Edinburgh, Scotland, June 25th, 2012—Skylar Tibbits, Arthur Olson and Autodesk Research have exhibited the BioMolecular Self-Assembly project at the 2012 TEDGlobal Conference in Edinburgh, Scotland. Participants at TEDGlobal each received a unique glass flask containing anywhere from 4 to 12 red, black or white parts. When the glass flask is shaken randomly the independent parts find each other and self-assemble various molecular structures. The flasks contain a custom tag that identifies the type of molecular structure and the ingredients for successful self-assembly.
Self-assembly is the process by which a system spontaneously assembles from discrete components without external guidance. For a successful self-assembly to take place, three things are required: geometry, energy, and attraction—all of which, in theory, can occur at many different scales.
The geometry of the units ensures successful self-assembly of the structure, with incorrect connections failing due to weak interactions. What results is a structure that is the most stable of many possible configurations. Each unit has patterns of elements that attract through positive and negative interactions which provide auto-alignment. The more correct interactions that are made, the stronger the structure becomes. Partially assembled pieces that don’t fit together will fall apart and reassemble differently, providing error correction. Shake too vigorously and energy is too great, causing interacting subunits to fall apart. Shake too lightly and the energy is too small to allow the pieces to interact properly. In between lies the proper amount of energy to enable interactions to be made and to form a complete assembly.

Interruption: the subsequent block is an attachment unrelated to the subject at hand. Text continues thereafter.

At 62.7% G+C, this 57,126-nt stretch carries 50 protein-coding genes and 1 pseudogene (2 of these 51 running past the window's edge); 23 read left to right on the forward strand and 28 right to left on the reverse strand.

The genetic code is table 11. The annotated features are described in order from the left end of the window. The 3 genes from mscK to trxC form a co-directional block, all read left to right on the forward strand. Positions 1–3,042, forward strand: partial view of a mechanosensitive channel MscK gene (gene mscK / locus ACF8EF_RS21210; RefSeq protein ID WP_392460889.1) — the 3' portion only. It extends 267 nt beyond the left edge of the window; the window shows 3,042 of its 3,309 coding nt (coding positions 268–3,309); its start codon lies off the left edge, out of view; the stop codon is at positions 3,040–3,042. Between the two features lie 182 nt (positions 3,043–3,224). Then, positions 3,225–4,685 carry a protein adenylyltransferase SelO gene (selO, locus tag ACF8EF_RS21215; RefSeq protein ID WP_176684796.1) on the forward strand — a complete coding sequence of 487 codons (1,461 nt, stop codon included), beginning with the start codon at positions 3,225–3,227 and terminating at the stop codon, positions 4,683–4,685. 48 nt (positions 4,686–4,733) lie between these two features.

The underlying mechanisms that promote self-assembly in nature inform our understanding of everything from thermodynamics to evolution. We are now close to using programmable self-assembly at the molecular level for tasks such as drug delivery. But could buildings one day build themselves? It sounds unbelievable, but it’s the very real world of Skylar Tibbits of MIT and Arthur Olson of the Scripps Research Institute, who study how the basic ingredients for molecular assembly could translate to self-assembly technologies at all scales, from Nano to buildings and space scale applications.
Programmable self-assembly has been studied extensively at the molecular level for some time now. However, the first large-scale applications will likely take shape in extreme environments of near-zero gravity or neutral buoyancy, where the application of energy can lead to increases in interaction. Imagine using wave energy underwater to trigger the self-assembly of multistory structures, or parts dropped from high altitudes to unfold fully erected structures, or even modular, transformable and reconfigurable space structures!
Arthur Olson, The Molecular Graphics Laboratory, The Scripps Institute, CA.
Matt Tierney & Carlos Olguin, Autodesk Inc.
A special thanks to everyone at TED Conferences for their tremendous support and the ever-inspiring venue. A sincere thank you to Adam Bly and SEED Media Group for their support on The Self-Assembly Line at TED Long Beach 2012. Without the initial project and research the BioMolecular Self-Assembly project would not have been possible.